Yes.  I teach a lot of 7-year-olds -- though only two have been of national champion caliber and none have been 2100 elo -- and I teach them to play 3. exd5 exd5  4. c4.  It's exciting, and it leads open positions, which young and improving players should specialize in.

However I am less sure of this recommendation for such a strong player.  It seems to me that by the time you're 2100, you must understand fairly well the principles of play in open positions.  If you have the time to study the variations, I think 3. Nc3 is probably the best way to go, and certainly the most natural.

Ah, now I see that it's the coach, not the kid, that is 2100.  Whew!  In that case, I revert to the Exchange French with 4. c4.  One key idea, by the way, is to interpose the bishop on e3 when checked early on the e-file and then, if Black plays ...Ng4 or ...Nd5 to win the pawn, just castle and let him win it.  The corrolary is that the f1 bishop belongs on d3, not e2 to prevent the check.  E.g. 4. c4 Nf6  5. Nf3 Bb4+  6. Nc3 0-0  7. Bd3 Re8+  8. Be3 Ng4  9. 0-0!  And similarly if checked by the queen.   

Another key point is to react to an early ...Bg4 with Qb3, either immediately or after cxd5.  This is often good even if ...Bxf3 doubles your f-pawns.

It's not a "reversed Tarrasch" though, since Black is missing an e-pawn, not a c-pawn.
  

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Re: What against french for 7 years old kid?
Reply #41 - 06/26/07 at 12:00:35
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From Willempie:
Quote:
PPS @SF I have the same problem and I am also moderating. Maybe I'll email Tony about it, though of course I never make typo's so it isnt really a problem for me  


Thanks, I appreciate your help.  I thought that once I became a "God member" my typos would disappear.  Oh well.


@ Lou Cyber,

I love your quote under Tigger!

Cheers all!

Smiley
  
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Re: What against french for 7 years old kid?
Reply #40 - 06/26/07 at 10:17:08
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MNb wrote on 06/21/07 at 02:05:49:

The Advance with 6.Be2 is sound though and will pay off on the long term. The same with the Universal System (or Kortsjnoj Variation) after 3.Nd2. In fact play after this is similar to the Milner-Barry Gambit with the benefit, that White's pawn sac is sound. I clearly remember how I had to suffer as Black against a weaker opponent.


Hi,
this thread teached me that my repertoireagainst the french has got a name (Universal / Kortschnoj Variation) after all.

I used to play the Tarrasch, but had trouble after 1.e4 e6 2.d4 d5 3.Nd2 Nf6 4.e5 Nfd7 5.f4, perhaps mainly because the frenchies know so damned well how to handle the typical middlegame structure. So I switched to 5.Ngf3 and have achieved better results with this more open and tactical line.

After 1.e4 e6 2.d4 d5 3.Nd2 c5 4.Ngf3 play may transpose after Nf6 5.e5 Nfd7. Alternatively black can play a6 or Nc6. According to my resources (Psakhis book on the Tarrasch) white can reach a less investigated position, but may not hope of large opening advantage.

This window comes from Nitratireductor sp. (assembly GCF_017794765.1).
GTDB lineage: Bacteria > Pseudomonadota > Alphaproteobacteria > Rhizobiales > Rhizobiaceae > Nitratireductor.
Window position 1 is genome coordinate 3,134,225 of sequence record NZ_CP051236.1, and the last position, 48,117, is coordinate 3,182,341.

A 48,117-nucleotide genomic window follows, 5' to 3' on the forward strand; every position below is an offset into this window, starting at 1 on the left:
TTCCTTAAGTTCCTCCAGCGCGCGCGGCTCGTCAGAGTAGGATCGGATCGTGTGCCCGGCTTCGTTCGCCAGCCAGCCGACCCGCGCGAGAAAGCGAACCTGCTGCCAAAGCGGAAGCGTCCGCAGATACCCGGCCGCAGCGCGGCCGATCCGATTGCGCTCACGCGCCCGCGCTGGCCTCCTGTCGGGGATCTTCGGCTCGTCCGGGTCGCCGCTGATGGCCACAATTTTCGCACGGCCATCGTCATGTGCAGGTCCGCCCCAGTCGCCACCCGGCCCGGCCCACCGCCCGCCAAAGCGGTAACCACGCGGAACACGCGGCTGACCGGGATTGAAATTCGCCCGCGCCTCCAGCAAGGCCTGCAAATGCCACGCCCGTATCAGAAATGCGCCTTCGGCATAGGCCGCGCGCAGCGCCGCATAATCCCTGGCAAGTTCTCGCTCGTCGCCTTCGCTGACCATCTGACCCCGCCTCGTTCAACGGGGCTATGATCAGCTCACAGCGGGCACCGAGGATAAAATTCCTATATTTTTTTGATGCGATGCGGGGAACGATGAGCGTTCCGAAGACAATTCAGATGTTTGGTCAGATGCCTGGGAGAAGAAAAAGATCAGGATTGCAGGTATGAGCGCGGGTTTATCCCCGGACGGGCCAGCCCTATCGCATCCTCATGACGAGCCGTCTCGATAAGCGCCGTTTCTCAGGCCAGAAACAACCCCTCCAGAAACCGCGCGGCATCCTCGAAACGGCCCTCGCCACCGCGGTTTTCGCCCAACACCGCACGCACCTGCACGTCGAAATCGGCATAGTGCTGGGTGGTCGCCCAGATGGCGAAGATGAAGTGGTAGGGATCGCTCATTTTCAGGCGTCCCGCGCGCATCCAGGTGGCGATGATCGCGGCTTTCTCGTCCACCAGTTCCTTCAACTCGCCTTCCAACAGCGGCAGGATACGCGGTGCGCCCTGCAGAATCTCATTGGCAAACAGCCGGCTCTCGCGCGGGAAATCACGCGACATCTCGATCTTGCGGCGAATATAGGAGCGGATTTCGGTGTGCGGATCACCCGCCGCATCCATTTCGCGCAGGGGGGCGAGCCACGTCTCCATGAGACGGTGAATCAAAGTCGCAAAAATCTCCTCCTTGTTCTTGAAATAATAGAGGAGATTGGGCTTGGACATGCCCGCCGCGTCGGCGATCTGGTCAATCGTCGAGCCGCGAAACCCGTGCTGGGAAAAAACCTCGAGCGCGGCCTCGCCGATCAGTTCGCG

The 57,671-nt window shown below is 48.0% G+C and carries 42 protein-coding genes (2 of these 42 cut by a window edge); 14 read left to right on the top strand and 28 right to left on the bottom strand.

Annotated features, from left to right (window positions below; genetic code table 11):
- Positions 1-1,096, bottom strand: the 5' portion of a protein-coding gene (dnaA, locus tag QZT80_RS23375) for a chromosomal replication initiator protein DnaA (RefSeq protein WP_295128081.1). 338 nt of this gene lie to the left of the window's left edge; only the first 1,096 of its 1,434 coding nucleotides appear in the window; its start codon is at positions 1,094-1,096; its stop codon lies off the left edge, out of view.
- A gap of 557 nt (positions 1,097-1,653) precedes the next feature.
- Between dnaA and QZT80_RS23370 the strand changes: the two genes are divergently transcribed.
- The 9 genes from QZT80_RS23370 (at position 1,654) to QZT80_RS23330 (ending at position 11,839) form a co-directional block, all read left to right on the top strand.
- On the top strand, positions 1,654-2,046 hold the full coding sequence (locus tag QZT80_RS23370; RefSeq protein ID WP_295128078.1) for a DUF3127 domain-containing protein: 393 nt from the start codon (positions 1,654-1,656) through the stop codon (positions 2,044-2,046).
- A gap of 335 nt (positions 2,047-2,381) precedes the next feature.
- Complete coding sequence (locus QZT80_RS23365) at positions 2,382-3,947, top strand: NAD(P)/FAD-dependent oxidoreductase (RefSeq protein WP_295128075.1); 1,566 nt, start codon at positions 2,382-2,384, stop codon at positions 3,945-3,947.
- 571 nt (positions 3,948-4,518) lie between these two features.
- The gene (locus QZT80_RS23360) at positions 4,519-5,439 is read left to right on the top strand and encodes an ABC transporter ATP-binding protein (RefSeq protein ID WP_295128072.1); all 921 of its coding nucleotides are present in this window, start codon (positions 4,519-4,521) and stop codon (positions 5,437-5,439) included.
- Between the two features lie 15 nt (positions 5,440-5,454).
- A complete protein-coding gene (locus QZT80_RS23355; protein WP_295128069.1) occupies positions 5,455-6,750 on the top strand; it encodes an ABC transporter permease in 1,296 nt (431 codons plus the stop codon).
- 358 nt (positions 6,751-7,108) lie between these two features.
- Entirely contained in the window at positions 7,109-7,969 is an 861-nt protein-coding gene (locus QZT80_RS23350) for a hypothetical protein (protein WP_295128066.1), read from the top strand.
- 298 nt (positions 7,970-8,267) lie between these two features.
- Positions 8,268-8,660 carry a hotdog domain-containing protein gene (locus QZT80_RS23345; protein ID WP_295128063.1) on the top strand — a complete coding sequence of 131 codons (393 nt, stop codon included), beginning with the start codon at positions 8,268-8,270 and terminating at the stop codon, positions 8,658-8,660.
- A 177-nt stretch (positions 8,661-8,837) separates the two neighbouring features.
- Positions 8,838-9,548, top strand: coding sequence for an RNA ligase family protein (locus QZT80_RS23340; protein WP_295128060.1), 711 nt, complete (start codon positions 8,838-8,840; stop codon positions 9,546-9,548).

So I would recommend this system for young players. Playing the advance for the educational benefit (how to handle closed positions) is still probably the most valuable advice, if you look for improvement of play and not the rating.

I would shun the various shortcuts and anti-options, because they mainly have surprise value. This includes the Réti Gambit 1.e4 e6 2.b3, which still is a very good and fun to play alternative to get around the french problem.

Lou
  

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Re: What against french for 7 years old kid?
Reply #39 - 06/26/07 at 06:31:50
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Ender wrote on 06/20/07 at 19:58:24:
Because if You play main lines You must remember a lot. And I just wanna give him a tool for interesting middlegame, with lot of tactical and technical resources. We don't have much time to study tons of theory, that's why I 'm searching for shortcuts. Our main goal is to improve his tactical and strategical abilites, and just create opening repertoire, which give him playable and interesting positions.

Well as others have said it is an either/or question (basically the main reason the French is popular). Either you invest a lot of effort into a dangerous line such as the Milner Barry or various Qg4 lines or you dont invest much time at all and play something conceptually simple but which will get you a decent middle game position.
Personally I'd go with the 2nd option and I'll just repeat my suggestion of the exchange. Especially if you follow up with c4 it gives plenty of open play with initiative (often the famed isolated d-pawn appears), but without going through reams of analysis.

PS your English is quite decent so no worries, much better than some posts I have seen from natives.

PPS @SF I have the same problem and I am also moderating. Maybe I'll email Tony about it, though of course I never make typo's so it isnt really a problem for me Wink
  

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Re: What against french for 7 years old kid?
Reply #38 - 06/26/07 at 02:45:31
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Ostap,

For some reason, I only have those options on the General Chess group (the one I moderate).  I used to be able to do that for all my comments, but I haven't been able to make changes for several months now.